Christianity in Dostoyevsky\'s Crime and Punishment: An Overview


Fyodor Dostoyevsky wrote, “ If someone succeded in proving to me that
Christ was outside the truth, and if, indeed, the truth was outside Christ, then
I would sooner remain with Christ than with the truth” (Frank 68). It was by no
means easy for Dostoyevsky to reach this conclusion. In Dostoyevsky\'s life, one
sees that of an intellectual Prodigal Son, returning to the Father In Heaven
only after all other available systems of belief have been exhausted. Reared in
a devout Russian Orthodox home, Dostoyevsky as a young man rebelled against his
upbringing and embraced the anarchist (and atheistic) philosophies of the
intelligentsia, radical students and middle class intellectuals violently
opposed to the status quo in Nineteenth-Century Russia (Morsm 50). Dostoyevsky
revolutionary stirrings were not unnoticed by the Tsar\'s secret police, and, in
1849, Dostoyevsky was sentenced to a mock execution followed by ten years\' hard
labor in a Siberian prison (Morsm 50).
One critic said “It has been customary to say that Dostoyevsky re-learnt
Christianity in prison.” (A Boyce Gibson 19.) There, out of his element and
surrounded by hardened criminals, he had plenty of time to contemplate life and
read The New Testament (the only book he was allowed). However, it was not until
his compulsory army service that Dostoyevsky\'s faith began to blossom. In the
army, Dostoyevsky met a fellow officer and devout Christian named Baron von
Vrangel, who befriended the still young Dostoevesky and helped him re-discover
the Christian faith (Frank 4).
Although a professing Christian for the rest of his life, Dostoyevsky
was not a “plaster saint.” (Until he died, he was plagued by doubts and a
passion for gambling.) Instead, Dostoyevsky understood, perhaps better than any
other great Christian author, that his faith was created and sustained by one
thing only: the grace of God.
It is of such grace that Dostoyevsky writes in Crime and Punishment.
Although most critics agree that Crime and Punishment\'s theme is not as
deliberately Christian as Dostoyevsky\'s latter works, the novel\'s voice is still
authentically Christian. Written in 1864, shortly after Dostoyevsky lost his
first wife, his brother, and a close friend (Gibson 32); Crime and Punishment
reveals a time in Dostoyevsky\'s life when he felt disconnected from the world
and God. Through Crime and Punishment\'s protagonist, Raskalnikov, (Whose name,
according to Vyacheslav Ivanov, is derived from the Russian root meaning “schism”
or “apostate.”) (Ivanov 72) one glimpses into the condition of Dostoyevsky\'s
soul.
Although Crime and Punishment has a primarily social message, it
provides the reader with “a sidelong approach to a Christian interpretation of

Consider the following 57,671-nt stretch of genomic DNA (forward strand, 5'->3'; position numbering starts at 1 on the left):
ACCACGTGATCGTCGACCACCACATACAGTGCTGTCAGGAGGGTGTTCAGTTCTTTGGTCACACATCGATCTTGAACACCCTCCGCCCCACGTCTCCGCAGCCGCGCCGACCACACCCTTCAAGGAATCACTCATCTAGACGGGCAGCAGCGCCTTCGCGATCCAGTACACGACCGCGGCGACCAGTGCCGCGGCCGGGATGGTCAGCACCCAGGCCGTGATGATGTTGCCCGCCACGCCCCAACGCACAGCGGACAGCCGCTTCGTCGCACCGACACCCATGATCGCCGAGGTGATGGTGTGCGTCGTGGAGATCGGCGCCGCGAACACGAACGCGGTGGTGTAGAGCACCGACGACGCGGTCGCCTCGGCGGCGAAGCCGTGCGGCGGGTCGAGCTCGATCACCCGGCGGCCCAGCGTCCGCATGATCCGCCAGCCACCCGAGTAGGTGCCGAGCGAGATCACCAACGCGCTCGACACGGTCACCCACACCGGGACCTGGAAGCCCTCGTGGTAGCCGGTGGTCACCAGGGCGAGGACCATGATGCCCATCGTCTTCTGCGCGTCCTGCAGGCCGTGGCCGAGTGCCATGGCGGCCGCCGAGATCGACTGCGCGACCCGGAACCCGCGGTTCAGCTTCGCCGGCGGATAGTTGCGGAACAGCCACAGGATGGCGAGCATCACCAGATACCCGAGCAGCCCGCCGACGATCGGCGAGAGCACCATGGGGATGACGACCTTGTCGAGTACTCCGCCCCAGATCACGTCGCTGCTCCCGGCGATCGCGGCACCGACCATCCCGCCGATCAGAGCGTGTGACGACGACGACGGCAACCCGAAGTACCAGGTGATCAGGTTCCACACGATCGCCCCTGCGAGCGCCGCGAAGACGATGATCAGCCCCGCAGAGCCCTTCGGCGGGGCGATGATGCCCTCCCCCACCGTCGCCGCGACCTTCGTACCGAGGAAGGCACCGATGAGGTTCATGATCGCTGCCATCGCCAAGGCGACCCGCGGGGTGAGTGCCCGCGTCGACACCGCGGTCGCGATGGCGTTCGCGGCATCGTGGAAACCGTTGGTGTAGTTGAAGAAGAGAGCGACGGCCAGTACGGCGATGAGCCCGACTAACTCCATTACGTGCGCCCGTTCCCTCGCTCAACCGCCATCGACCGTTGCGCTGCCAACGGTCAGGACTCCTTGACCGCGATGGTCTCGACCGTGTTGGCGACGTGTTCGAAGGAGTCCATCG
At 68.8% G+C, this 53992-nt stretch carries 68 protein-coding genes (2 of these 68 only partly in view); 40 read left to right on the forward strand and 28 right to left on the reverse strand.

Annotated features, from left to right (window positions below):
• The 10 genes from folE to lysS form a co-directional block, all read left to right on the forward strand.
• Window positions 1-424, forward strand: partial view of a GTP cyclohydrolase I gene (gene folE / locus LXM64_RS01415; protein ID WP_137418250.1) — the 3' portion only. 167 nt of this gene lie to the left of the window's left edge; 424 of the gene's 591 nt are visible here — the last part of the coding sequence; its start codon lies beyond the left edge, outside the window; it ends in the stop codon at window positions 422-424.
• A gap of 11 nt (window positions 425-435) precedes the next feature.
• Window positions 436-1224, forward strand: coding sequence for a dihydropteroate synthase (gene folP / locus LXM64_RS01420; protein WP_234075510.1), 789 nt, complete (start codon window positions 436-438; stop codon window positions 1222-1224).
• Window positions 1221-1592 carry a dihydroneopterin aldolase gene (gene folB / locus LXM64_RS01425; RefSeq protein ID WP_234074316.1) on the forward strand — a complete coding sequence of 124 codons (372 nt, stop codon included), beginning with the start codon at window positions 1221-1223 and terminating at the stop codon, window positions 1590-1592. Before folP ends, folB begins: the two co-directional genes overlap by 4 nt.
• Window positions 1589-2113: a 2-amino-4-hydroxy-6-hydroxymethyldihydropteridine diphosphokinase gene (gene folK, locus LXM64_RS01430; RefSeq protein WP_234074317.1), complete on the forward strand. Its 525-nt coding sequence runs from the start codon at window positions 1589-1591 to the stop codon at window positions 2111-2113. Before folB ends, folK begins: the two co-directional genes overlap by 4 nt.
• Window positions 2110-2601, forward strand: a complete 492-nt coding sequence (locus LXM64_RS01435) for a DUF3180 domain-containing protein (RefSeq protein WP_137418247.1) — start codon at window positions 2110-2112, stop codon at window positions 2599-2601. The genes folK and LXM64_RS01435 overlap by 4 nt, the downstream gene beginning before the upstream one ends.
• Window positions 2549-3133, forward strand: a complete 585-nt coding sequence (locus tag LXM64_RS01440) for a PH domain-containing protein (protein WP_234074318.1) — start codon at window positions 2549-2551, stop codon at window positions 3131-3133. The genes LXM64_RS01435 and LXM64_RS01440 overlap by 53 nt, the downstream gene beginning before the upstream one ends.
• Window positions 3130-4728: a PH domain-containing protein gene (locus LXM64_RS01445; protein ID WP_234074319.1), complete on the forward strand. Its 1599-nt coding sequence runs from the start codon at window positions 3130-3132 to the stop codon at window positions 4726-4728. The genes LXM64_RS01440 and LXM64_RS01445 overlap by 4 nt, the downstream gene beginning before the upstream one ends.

man.” (Gibson, 102) Through its pages Dostoyevsky illustrates the inherent
fallacy in humanism: that individualism carried to the extreme is self
destructive. In addition, Dostoyevsky\'s work cogently illustrates St. Paul\'s
words in his first Epistle to the Corinthians that “To shame the wise, God has
chosen what the world counts folly, and to shame what is strong, God has chosen
what the world counts weakness” (I Corr. 1:27). In Crime and Punishment,
Dostoyevsky also offers a hopeful message: through humility and love, even the
vilest man can be reformed. Finally, it is through learning to love that man
begins to change.
Raskalnikov is the embodiment of the old German proverb, Ein guter
Mensch, in seinem dunklen Drangen, ist sich den rechten weges wohl
bewusst.Translated loosely, the statement means that “A good man, in his dark
impulses, is still conscious of the right way.” Although he tries to convince
himself that he is not subject to moral law, Raskalnikov cannot avoid the fact
that he is subject to natural law. He believes that he is a superman, one who do
anything to assure his success, and he murders an old .pawnbroker to prove this
theory. As such, Raskalnikov\'s greatest sin is not his murder of Aliona Ivanovna
or of Litzeveta, but rather that, in his arrogance, he severs himself from
humanity. Although Raskalnikov sucessfully commits the crime, he is unable to
live with himself. In an 1879 letter to A.N. Lyubimov, Dostoyevsky said that the
end of the humanist was “the complete enslavement of conscience . . . their
ideal is an ideal of the coersion of the human conscience and the reduction of
mankind to th e level of cattle” (Frank 469). To apply Dostoyevsky\'s comparrison,
Raskalnikov ---in murdering what he calls “a louse” in the name of freedom---
becomes a slave to guilt and lousier than his victim. Thus, Rakalnikov\'s “
Napoleon” theory is negated, and his question becomes “How can I stop the guilt?”
illustrated best in this inner dialogue:

“This much he (Raskalnikov)